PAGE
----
When Golda Bechal, a Mayfair millionaire with a property empire that stretched across the south-east of England, left almost all of her £10 million fortune to her favourite Cantonese restaurant, she left the recipients in a pickle. Kim Sing Man and his wife Bee Lian Man ended up in a court battle against Bechal's surviving family, who vigorously contested the will. They asked for her wishes to be declared invalid on the grounds that she suffered from dementia, but the court ruled the couple could keep the money. The trio had become close friends, spending Christmases and going on holiday together. Mr Man delivered portions of Bechal's favourite Cantonese dish of pickled leeks from his Essex restaurant to her Grosvenor Square home until her death in January 2004.
8. Widow unearths $10 million lottery win
When Donald Peters, a 79-year-old man from Danbury, Connecticut died, his widow Charlotte was too upset to carry on their decades-old tradition of buying two state lottery tickets each every week. However, when she finally got round to checking the tickets her husband had bought, she was in for a surprise. She discovered he'd picked a winning ticket and she was the recipient of a $10 million fortune.
9. Gone but not forgotten
It seems some people use their last will and testament as a means of getting their own back on the recipient. In 1974, dentist Philip Grundy left dental nurse Amelia White £181,000 on condition that she didn't go out with men or wear make-up or jewellery for five years. While Samuel Bratt, whose wife would not let him smoke, left her £330,000 when he died in 1960 he did so on condition that she smoked five cigars a day.
10. The man of letters whose wishes were denied
Writer George Bernard Shaw had grand ideas when he wrote his will. He left a substantial proportion of his estate for the purpose of replacing the standard 26 letters of the alphabet with a more efficient one of at least 40 letters. George Bernard Shaw left more than £500,000 and the royalties from his plays earned during the first 21 years after his death to be spent on developing the Shaw Alphabet. However, his will was successfully contested by other hopeful beneficiaries and an out-of-court settlement awarded the Alphabet Trust a meagre £8,300. And to this day there are still only 26 letters in the English alphabet.
Please note that articles on MSN Money do not constitute regulated financial advice, which recommends a course of action based upon the specifics of your personal circumstances. The articles are intended to provide general personal financial information. We urge you to consult an Independent Financial Adviser (IFA) before making any important decisions about your finances. You can search for an IFA in your local area. Any statement regarding financial services products and tax liability is based on legislation and tax practices as at 6 April 2011, which is, of course, subject to change. The value of any tax benefits or reliefs depends upon the individual circumstances of the investor. When investment performance is mentioned you should remember that past performance is no guarantee of future performance. Where products have an underlying investment content, in many cases the value of the investment can fall as well as rise. For with-profit based investments, there is no guarantee as to the level of bonuses that will be declared, if any. Where mortgages or secured loans are explained do remember that your home is at risk if you do not keep up repayments on a mortgage or other loan secured on it. All mortgages are subject to underwriting, status and are not available to people under the age of 18.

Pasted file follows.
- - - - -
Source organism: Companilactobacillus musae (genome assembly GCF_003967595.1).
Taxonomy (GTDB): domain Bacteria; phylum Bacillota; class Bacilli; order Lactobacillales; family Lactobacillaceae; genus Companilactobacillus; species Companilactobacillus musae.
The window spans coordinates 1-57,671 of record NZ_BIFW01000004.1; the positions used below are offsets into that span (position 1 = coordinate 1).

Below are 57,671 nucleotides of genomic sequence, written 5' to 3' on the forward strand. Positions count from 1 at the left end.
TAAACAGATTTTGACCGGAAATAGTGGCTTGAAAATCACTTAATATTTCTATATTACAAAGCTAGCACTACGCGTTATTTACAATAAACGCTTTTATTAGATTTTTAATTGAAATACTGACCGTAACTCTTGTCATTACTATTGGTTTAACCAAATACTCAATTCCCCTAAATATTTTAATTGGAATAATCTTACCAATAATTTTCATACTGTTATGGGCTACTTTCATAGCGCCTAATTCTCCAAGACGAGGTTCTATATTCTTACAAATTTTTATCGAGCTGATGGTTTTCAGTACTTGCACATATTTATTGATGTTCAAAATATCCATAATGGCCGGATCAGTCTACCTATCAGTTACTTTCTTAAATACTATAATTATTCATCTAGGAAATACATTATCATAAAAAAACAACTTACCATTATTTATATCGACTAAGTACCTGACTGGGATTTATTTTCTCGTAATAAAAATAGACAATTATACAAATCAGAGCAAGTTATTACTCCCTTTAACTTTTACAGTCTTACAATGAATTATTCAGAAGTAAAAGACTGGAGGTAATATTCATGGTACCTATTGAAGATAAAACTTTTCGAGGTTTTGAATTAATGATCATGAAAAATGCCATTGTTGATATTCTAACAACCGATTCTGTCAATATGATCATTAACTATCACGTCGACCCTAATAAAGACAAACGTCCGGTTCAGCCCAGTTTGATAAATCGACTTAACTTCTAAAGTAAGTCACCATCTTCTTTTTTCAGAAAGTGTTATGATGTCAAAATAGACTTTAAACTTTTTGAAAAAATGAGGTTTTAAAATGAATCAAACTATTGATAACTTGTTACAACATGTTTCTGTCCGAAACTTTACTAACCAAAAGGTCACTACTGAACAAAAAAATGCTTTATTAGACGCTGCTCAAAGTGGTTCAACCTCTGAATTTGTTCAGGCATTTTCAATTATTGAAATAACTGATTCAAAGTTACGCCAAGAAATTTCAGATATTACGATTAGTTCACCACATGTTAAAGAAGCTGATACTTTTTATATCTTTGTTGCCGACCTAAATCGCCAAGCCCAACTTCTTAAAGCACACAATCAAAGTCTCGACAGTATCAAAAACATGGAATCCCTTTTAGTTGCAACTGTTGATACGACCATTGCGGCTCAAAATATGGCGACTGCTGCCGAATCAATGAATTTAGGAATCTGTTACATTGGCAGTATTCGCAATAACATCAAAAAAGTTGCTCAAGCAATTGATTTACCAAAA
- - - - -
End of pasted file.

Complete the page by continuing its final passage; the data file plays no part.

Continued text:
New research has found that families are spending an average of £180 on back-to-school supplies for their kids. Does this tally with your experience?
Thanks for being one of the first people to vote. Results will be available soon. Check for results
- Yes, that sounds about right to me
- Yes, but I think school supplies are getting more expensive every year
- No, the cost of new uniforms, stationery and sports kit takes us well past the £200 mark
- No, I wouldn’t spend anything like that amount on the little horrors!